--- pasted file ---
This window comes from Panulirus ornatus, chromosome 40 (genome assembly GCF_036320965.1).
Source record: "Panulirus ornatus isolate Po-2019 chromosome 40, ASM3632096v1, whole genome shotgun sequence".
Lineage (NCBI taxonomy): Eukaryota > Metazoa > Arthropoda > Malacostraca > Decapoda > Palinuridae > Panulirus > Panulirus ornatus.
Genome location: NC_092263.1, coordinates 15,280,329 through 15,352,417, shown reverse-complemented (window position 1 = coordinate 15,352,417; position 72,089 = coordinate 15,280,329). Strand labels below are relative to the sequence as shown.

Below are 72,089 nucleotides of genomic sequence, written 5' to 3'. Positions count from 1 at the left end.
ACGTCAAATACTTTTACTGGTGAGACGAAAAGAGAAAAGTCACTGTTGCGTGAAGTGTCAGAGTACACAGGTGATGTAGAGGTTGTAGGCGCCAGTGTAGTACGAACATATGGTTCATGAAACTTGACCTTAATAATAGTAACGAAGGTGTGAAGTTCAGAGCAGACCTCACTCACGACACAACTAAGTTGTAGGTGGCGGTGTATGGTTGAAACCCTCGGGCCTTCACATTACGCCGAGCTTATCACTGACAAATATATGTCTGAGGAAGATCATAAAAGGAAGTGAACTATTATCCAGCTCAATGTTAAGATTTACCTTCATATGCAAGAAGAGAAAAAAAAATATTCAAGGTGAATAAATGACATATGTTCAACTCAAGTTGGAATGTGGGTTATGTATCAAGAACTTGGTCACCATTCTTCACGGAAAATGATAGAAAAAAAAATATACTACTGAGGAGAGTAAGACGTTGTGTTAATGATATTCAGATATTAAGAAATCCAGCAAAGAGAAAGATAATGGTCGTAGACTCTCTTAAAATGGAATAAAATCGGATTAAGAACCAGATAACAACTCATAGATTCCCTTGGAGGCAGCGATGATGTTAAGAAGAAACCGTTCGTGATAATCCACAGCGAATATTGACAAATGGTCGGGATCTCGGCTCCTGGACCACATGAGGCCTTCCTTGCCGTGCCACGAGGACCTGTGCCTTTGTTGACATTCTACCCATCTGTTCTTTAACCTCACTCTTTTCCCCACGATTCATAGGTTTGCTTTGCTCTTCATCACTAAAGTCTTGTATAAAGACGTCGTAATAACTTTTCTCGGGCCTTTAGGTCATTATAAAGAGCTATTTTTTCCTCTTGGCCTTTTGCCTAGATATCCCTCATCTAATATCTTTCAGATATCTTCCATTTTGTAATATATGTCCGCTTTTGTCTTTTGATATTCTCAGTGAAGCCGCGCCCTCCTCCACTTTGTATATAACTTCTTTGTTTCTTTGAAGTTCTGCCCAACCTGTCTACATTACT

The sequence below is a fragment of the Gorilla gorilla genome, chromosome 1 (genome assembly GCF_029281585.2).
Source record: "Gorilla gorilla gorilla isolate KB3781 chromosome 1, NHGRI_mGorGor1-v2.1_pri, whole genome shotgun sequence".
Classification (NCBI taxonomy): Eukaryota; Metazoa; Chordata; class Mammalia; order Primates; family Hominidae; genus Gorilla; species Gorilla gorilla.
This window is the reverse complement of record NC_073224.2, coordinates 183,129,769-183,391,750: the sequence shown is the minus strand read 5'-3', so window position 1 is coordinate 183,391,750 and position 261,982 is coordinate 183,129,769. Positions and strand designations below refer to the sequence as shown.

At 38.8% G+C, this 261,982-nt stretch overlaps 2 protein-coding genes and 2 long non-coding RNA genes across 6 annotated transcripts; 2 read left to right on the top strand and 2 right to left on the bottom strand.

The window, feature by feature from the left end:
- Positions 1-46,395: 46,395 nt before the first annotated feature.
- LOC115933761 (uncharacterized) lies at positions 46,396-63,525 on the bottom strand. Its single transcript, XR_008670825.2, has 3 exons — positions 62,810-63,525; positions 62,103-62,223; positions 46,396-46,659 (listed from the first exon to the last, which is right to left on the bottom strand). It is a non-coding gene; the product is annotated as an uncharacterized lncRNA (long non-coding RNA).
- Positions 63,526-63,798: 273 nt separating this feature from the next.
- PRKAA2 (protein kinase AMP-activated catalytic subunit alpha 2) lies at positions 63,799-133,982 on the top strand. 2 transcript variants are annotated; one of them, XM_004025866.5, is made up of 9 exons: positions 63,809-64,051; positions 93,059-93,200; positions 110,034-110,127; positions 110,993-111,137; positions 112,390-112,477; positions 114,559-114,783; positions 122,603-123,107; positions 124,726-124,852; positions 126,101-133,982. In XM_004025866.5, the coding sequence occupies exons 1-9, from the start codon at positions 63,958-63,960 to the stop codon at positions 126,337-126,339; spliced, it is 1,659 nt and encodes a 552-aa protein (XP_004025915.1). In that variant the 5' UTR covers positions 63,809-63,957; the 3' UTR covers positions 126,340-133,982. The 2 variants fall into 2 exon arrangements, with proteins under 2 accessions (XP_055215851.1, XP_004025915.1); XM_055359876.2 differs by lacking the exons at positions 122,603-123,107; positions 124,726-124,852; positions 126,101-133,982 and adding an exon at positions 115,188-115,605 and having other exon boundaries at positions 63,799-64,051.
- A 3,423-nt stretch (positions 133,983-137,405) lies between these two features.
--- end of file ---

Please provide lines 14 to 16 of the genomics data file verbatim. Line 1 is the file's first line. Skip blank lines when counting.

- LOC115933761 (uncharacterized) lies at positions 46,396-63,525 on the bottom strand. Its single transcript, XR_008670825.2, has 3 exons — positions 62,810-63,525; positions 62,103-62,223; positions 46,396-46,659 (listed from the first exon to the last, which is right to left on the bottom strand). It is a non-coding gene; the product is annotated as an uncharacterized lncRNA (long non-coding RNA).
- Positions 63,526-63,798: 273 nt separating this feature from the next.
- PRKAA2 (protein kinase AMP-activated catalytic subunit alpha 2) lies at positions 63,799-133,982 on the top strand. 2 transcript variants are annotated; one of them, XM_004025866.5, is made up of 9 exons: positions 63,809-64,051; positions 93,059-93,200; positions 110,034-110,127; positions 110,993-111,137; positions 112,390-112,477; positions 114,559-114,783; positions 122,603-123,107; positions 124,726-124,852; positions 126,101-133,982. In XM_004025866.5, the coding sequence occupies exons 1-9, from the start codon at positions 63,958-63,960 to the stop codon at positions 126,337-126,339; spliced, it is 1,659 nt and encodes a 552-aa protein (XP_004025915.1). In that variant the 5' UTR covers positions 63,809-63,957; the 3' UTR covers positions 126,340-133,982. The 2 variants fall into 2 exon arrangements, with proteins under 2 accessions (XP_055215851.1, XP_004025915.1); XM_055359876.2 differs by lacking the exons at positions 122,603-123,107; positions 124,726-124,852; positions 126,101-133,982 and adding an exon at positions 115,188-115,605 and having other exon boundaries at positions 63,799-64,051.